Employers use job interviews to gather further information about applicants’ skills, knowledge, experiences and values. The interview provides you with an opportunity to demonstrate your awareness of your key attributes, and your ability to communicate that information effectively.

An interview seeks to find out in more detail:

  • Can you do the job? Do you have the skills, knowledge and experience appropriate for the role?
  • Will you do the job? What’s your motivation for applying? Are you enthusiastic about the position and the organisation?
  • Will you fit in? Do you fit within the organisation’s culture and workplace environment?

There are four types of interviews employers may use:

  1. phone interviews
  2. one-on-one interviews
  3. panel interviews
  4. behavioural-based interviews.

You need to be familiar with these different interview formats and prepare well for them.

One-on-one interviews

This is the most common form of interview where one person such as a manager, a recruitment consultant, or human resource manager interviews you. The interview might be highly structured, where they have set questions they will ask, or it may be more informal where the employer tries to get to know you and your skills.

Panel interviews

These are very common in larger organisations. The panel may consist of between three and five people, usually the line manager, a HR representative, a team member, or even a person from another department. Each panellist will ask one or more interview questions. Employers use panel interviews to help them make the best decision by getting a range of people to assess the candidates, rather than relying on one person.

Behavioural-based interviews

The idea behind behavioural-based interviews is that past behaviour is a good indicator of future behaviour. Generally the employer is assessing candidates against a range of competencies, such as team work, problem solving, communication, customer service, etc. You’ll know when you are being asked a behavioural question as it will start with ‘Tell me about a time when …’, or ‘give me an example of …..’.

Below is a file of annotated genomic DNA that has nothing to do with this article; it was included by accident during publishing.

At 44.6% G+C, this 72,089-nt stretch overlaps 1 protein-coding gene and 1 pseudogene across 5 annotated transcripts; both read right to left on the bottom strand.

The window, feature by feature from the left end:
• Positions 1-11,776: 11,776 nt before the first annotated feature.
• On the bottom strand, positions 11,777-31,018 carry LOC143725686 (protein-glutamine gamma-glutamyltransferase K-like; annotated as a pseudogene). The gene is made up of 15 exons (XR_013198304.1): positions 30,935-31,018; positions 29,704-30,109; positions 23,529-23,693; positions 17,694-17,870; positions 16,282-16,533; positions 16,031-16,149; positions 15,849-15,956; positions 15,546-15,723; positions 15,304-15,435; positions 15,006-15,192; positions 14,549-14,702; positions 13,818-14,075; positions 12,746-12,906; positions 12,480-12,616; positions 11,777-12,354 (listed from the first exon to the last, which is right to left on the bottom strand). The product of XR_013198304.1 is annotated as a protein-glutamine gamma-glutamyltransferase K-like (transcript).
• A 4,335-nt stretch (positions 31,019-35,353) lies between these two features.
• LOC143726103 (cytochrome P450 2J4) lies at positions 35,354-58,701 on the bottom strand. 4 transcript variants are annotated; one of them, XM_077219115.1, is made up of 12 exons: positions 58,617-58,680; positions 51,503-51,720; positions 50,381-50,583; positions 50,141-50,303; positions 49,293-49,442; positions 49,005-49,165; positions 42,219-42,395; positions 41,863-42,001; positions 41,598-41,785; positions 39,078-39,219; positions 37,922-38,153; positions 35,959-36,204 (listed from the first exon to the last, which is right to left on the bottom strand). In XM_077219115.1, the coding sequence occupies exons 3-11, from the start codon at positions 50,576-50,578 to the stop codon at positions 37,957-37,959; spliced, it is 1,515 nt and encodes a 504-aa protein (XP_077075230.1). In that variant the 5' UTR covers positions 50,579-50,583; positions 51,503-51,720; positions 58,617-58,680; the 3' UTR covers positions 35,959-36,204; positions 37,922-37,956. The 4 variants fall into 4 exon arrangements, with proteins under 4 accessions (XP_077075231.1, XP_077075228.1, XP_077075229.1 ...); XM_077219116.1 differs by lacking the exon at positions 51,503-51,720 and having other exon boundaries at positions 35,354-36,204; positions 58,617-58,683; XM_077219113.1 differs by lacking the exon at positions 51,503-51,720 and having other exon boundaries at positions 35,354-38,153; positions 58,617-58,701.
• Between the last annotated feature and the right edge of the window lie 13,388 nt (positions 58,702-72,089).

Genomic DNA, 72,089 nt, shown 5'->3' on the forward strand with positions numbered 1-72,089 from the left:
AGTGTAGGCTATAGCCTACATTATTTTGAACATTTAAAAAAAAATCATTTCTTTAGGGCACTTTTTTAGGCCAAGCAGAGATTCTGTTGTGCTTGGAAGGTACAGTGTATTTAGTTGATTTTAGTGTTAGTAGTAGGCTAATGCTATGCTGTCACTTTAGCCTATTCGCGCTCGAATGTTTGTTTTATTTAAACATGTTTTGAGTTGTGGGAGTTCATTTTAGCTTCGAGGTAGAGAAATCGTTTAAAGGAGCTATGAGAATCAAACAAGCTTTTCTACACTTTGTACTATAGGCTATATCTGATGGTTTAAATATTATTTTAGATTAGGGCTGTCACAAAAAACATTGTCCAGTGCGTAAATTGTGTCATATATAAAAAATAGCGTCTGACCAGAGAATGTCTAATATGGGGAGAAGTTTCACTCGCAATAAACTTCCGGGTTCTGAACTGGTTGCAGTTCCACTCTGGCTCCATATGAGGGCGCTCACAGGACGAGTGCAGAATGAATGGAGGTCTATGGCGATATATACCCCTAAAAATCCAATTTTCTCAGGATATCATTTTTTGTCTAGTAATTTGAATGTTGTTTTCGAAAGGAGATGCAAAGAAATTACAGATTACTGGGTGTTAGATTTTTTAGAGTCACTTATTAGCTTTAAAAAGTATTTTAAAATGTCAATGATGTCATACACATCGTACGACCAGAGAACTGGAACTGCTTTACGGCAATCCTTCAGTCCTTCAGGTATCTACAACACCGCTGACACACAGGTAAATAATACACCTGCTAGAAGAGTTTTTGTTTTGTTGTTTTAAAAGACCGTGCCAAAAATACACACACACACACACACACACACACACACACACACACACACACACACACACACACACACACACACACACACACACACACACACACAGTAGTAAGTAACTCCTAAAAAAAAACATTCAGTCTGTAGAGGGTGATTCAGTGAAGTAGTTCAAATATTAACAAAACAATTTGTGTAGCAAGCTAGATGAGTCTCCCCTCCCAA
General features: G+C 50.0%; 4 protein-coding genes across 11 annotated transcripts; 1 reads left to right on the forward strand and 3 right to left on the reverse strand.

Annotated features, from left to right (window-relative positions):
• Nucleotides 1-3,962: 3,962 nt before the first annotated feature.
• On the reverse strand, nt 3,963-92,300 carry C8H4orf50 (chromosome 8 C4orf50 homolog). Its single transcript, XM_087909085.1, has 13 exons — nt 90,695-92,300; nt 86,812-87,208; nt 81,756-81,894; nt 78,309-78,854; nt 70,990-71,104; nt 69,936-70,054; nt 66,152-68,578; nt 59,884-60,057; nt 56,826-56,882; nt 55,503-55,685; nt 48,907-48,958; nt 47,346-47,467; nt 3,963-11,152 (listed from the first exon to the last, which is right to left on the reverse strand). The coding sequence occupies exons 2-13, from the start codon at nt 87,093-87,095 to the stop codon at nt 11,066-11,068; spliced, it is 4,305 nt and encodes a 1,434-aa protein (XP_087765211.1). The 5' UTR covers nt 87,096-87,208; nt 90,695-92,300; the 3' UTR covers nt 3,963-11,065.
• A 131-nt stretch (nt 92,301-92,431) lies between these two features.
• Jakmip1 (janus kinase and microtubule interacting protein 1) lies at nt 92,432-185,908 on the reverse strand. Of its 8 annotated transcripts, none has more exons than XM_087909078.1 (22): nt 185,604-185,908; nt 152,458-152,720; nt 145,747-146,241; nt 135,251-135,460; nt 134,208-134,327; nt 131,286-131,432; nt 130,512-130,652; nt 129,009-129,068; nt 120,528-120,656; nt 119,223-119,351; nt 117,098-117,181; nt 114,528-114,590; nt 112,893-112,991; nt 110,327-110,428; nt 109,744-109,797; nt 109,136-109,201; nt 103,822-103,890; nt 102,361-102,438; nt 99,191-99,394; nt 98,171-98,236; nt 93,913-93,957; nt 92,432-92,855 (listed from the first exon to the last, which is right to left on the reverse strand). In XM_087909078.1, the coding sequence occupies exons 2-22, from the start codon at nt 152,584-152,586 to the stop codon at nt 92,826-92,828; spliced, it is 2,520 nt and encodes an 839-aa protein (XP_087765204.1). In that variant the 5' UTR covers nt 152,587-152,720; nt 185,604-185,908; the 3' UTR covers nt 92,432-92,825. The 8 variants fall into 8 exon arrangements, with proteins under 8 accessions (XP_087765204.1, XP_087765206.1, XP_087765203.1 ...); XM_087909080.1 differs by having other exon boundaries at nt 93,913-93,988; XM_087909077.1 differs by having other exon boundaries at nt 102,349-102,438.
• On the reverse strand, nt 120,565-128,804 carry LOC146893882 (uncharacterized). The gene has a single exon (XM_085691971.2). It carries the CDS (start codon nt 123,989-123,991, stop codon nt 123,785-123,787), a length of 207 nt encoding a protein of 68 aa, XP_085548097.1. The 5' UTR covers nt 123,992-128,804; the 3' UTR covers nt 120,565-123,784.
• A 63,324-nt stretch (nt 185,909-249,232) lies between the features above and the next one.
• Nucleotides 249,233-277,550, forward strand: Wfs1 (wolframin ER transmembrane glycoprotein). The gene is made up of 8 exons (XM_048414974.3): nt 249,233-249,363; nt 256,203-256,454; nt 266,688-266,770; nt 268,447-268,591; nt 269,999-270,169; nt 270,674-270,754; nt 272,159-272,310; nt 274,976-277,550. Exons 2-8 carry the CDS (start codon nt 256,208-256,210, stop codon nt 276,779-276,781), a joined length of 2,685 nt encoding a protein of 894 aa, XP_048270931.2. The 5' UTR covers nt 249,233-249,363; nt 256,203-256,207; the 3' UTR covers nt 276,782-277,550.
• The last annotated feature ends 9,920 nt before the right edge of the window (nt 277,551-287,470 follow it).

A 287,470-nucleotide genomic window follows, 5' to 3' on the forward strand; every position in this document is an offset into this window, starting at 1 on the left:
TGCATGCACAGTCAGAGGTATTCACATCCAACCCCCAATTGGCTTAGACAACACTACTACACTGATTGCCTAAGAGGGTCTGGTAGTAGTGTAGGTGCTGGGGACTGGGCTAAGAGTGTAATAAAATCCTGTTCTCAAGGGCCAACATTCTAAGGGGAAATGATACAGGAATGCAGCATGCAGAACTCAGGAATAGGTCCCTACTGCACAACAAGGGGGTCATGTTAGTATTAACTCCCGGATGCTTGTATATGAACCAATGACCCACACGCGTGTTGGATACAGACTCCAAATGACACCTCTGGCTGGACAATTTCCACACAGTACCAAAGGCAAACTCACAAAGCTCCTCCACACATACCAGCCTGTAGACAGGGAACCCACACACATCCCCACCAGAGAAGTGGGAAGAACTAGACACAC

For behavioural questions, your responses need to demonstrate how you have developed or used a competency in the past. It should be relatively easy to identify the competency the employer is interested in, as it will form part of the question, for example, communication skills; organising ability; problem-solving. Use examples from your past experience that demonstrate each skill. Most of your examples will come from university or work, but don’t be afraid to draw on volunteer work, participation in sporting teams or community activities if they provide a good demonstration of your skills. Most importantly, focus on what you did, not what you could have done, or what others did.

You’ll need to structure your responses to tell a story about a real situation that you were involved in (preferably a work example, but you may use examples from university or other areas of your life). The STAR method is the best way to structure your response:

Describe the Situation or the Task/Problem that needed to be performed/solved

Explain the Action you took and what skills you used

Specify the Results/Outcome

Examples of behavioural interview questions

  • As a member of a team, how have you handled someone who wasn’t pulling their weight?
  • Tell me about a situation that you have been in that has required excellent communication skills.
  • Give me an example of your organising ability.
  • Tell me about a recent problem you have faced and how you dealt with it.
  • Think of a situation when your plans have been upset by unforeseen circumstances. What did you do?
  • Has there been a time when you were unhappy with your performance? What did you do about it?
  • What has been your biggest disappointment and how did you handle it?
  • Describe a recent situation when you have been under a lot of pressure. How did you handle it?
  • Have you ever had the opportunity to use your leadership ability? What challenges did you face?
  • Give me an example of when you have motivated people.
  • Have you ever had to make an unpopular decision? How did you handle it?
  • What have you done that shows initiative?
  • Describe a situation that has required you to do “that little bit extra”.
  • How can you demonstrate your flexibility to me?
  • Please describe a situation when you have had to deal with a difficult customer.

Group interviews

In group interviews, you will be put in a room with other candidates. These interviews test your communication, leadership, and teamwork skills, amongst others. You are not only judged based on your response to the questions, but also based on the ways that you interact with your peers.

TIPS

  • Be confident and assertive, without dominating.
  • You should listen to other candidates, allow them time to speak, and be respectful if you don’t agree with what they have said.